Who else could have seamlessly fed in eight new players to Six Nations cauldron?

The Joe Schmidt era just gets better and better. So many boxes ticked as the clock ticks towards the 2019 World Cup.

Who else could have seamlessly fed in eight new players to Six Nations cauldron?

A first Test win over South Africa when Ireland defeated the Springboks in Cape Town in 2016, despite having CJ Stander sent off after only 25 minutes.

Five months later, an even bigger scalp with a first-ever victory over world champions New Zealand in Chicago.

Last Saturday’s win, coupled with England’s recent demise, has seen Ireland’s official world ranking soar to second, tucked in behind the All Blacks.

A Grand Slam would sit perfectly with that lofty position.

To have secured a third Six Nations title in five seasons with a game to spare offers yet another sign of the significant progress made under Schmidt.

The championships won in 2014 and 2015 went right to the wire, with Ireland finishing on the same number of match points as England in 2014 and as England and Wales in 2015 when both titles were decided by a superior points differential of plus-10 and plus-6, respectively, over Stuart Lancaster’s side.

On this occasion, with a remarkable return of 19 points from the 20 on offer, a full eight ahead of Wales in second, Ireland are clearly the best side in the tournament.

The frightening thing is that the scope for further improvement is there for all to see. I firmly believe there is more to come from this Irish side over the next 18 months.

That doesn’t guarantee for one second that England aren’t capable of turning Ireland over at Twickenham on Saturday. We should know.

England were in the same position arriving in Dublin at this point last season, as they were when Martin Johnson brought his charges to the Aviva Stadium back in 2011.

Last year, at this point, England were on a long unbeaten stretch — 17 out of 17 under Eddie Jones — with the championship already retained and back-to-back Grand Slams the sizeable carrot on offer.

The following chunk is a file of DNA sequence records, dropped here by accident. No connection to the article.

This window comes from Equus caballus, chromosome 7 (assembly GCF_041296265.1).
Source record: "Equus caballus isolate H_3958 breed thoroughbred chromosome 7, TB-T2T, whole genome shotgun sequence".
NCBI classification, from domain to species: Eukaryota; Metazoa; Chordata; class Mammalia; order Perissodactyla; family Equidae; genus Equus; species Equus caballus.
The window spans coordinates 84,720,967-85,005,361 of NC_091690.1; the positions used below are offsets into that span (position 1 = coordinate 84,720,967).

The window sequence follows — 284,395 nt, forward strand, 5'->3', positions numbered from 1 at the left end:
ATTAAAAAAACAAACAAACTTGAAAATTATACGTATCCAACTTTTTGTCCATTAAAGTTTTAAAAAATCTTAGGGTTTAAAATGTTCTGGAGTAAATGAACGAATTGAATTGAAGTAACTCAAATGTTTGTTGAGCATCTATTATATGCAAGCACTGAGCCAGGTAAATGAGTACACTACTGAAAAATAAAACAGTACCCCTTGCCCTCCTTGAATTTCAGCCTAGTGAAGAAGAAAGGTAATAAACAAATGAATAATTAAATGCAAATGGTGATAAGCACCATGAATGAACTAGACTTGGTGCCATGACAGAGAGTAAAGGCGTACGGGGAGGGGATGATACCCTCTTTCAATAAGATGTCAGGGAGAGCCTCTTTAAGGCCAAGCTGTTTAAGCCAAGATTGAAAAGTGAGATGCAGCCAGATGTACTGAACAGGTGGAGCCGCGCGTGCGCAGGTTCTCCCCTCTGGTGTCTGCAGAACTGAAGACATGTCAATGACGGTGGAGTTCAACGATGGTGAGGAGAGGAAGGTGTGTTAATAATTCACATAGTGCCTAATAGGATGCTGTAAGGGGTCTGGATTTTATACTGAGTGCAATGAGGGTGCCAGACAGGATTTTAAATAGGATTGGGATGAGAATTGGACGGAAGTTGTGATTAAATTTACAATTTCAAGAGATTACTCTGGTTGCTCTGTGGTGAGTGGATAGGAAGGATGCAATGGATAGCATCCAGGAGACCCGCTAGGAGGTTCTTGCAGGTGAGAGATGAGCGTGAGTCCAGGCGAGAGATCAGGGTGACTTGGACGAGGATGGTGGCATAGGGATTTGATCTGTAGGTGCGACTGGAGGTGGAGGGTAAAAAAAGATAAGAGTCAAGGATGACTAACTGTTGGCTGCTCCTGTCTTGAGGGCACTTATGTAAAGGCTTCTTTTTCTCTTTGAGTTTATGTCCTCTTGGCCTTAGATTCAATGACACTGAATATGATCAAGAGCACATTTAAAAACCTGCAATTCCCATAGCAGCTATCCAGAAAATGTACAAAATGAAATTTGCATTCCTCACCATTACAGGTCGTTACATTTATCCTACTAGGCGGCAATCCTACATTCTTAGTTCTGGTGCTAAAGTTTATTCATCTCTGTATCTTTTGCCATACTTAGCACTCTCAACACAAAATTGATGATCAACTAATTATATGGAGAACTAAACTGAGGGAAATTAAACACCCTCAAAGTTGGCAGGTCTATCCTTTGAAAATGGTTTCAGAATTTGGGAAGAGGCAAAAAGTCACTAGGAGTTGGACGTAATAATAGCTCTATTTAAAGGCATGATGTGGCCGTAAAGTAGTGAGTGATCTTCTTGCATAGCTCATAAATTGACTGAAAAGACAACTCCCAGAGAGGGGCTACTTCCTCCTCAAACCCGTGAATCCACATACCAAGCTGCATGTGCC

Dylan Hartley’s men will remember what it felt like to mount the podium as Six Nations champions on the back of a demoralising defeat.

Somehow, being presented with a medal doesn’t feel quite as exciting as it should. Popping champagne corks on the back of a loss has a hollow sound to it.

Ireland will remember that moment too and use it to aid their cause next weekend.

So what has happened to England over the last few weeks? How does a side that had experienced just one defeat in 25 games suddenly find itself on the precipice of three defeats on the trot?

England haven’t lost three Six Nations games in a campaign since 2006.

Jones has some serious issues to address which makes his team selection for Saturday the most interesting for some time.

Does he abandon his long-held principle of utilising two playmakers in George Ford and Owen Farrell or does he hand his most influential player, Farrell, full rein to run the show with the No10 jersey on his back as he does so effectively for Saracens week in, week out.

Warren Gatland, with the resources of four international squads at his disposal on the Lions tour last summer, opted to abandon the potential solution, starting Farrell at outhalf in the first test against New Zealand with his England teammate Ben Te’o at inside centre.

Gatland flipped that selection on its head after losing that opening test, opting instead for England’s playmaking option by recalling Johnny Sexton and shifting Farrell to the midfield role he fulfils for Eddie Jones.

With due respects to Ford, that Sexton/Farrell twin kicking and passing axis looked far more convincing.

To be fair, it proved very effective for England when they had a back row capable of getting them over the gain line, delivering quick ball.